What is the most difficult or challenging aspect about working internationally?
Working in developing countries requires a great degree of patience before results can be seen. Often, a long time must be spent getting to know one another better and developing trust. People in many cultures are reluctant to say "no" directly to a guest, so one must develop acute senses to understand that "no" is what is meant in sometimes overly polite exchanges. Sometimes, internal consensus must be reached without the visitor present. Often, only after repeated consultations and development of long-term relationships, will agreements be reached and joint actions begin.
What has been the most rewarding aspect of working internationally?
If I must choose one moment in my career that was the most rewarding, I would have to pick the morning in 1984 or 1985 when Soviet Agriculture Minister Valentin Mesyats visited the office of US Agriculture Secretary John Block. This was the first US-Soviet cabinet-level contact since the USSR invasion of Afghanistan in 1979. I was privileged to be present when the Soviet Minister observed that it was much better to be talking together about "filling grain silos instead of missile silos." I knew then that I was working towards peace and soon had the opportunity to travel to Moscow twice on missions of agricultural diplomacy.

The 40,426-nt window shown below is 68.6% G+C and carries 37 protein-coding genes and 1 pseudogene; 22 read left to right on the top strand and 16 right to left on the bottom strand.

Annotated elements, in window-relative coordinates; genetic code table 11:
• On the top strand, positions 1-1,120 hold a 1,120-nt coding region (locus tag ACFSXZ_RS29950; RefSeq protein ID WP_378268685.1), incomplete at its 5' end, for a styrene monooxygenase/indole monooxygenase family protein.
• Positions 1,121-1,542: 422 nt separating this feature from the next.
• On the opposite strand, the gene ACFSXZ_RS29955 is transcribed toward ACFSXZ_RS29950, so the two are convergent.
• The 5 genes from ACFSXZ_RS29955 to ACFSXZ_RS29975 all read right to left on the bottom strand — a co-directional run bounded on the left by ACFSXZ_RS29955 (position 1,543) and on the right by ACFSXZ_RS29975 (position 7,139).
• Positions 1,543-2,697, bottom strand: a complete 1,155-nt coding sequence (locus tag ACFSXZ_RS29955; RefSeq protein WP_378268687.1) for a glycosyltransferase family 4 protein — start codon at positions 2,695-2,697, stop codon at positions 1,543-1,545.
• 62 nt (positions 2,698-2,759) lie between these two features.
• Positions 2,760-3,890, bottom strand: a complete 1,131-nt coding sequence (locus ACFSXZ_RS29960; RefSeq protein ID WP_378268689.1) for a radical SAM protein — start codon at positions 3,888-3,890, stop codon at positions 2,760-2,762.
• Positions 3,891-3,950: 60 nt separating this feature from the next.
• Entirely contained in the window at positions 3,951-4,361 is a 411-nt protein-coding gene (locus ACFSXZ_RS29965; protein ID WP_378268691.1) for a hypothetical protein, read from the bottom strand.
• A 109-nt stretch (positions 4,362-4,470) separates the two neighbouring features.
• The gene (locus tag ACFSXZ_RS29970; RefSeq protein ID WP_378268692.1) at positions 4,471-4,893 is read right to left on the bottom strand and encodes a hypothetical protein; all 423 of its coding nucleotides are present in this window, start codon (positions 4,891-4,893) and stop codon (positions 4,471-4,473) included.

What does being a “global citizen” mean to you?
A global citizen continually strives to learn more about the world and its peoples through reading from multiple news sources and books, and exposure to global media and film; travels abroad in ways that open one to new experiences and ideas; pro-actively welcomes people of all races, cultures, classes and religions in ones community, workplace and institutions; and is constantly mindful of the impact of ones own lifestyle on consumption of the earth's limited resources.
What advice would you offer current students interested in working internationally?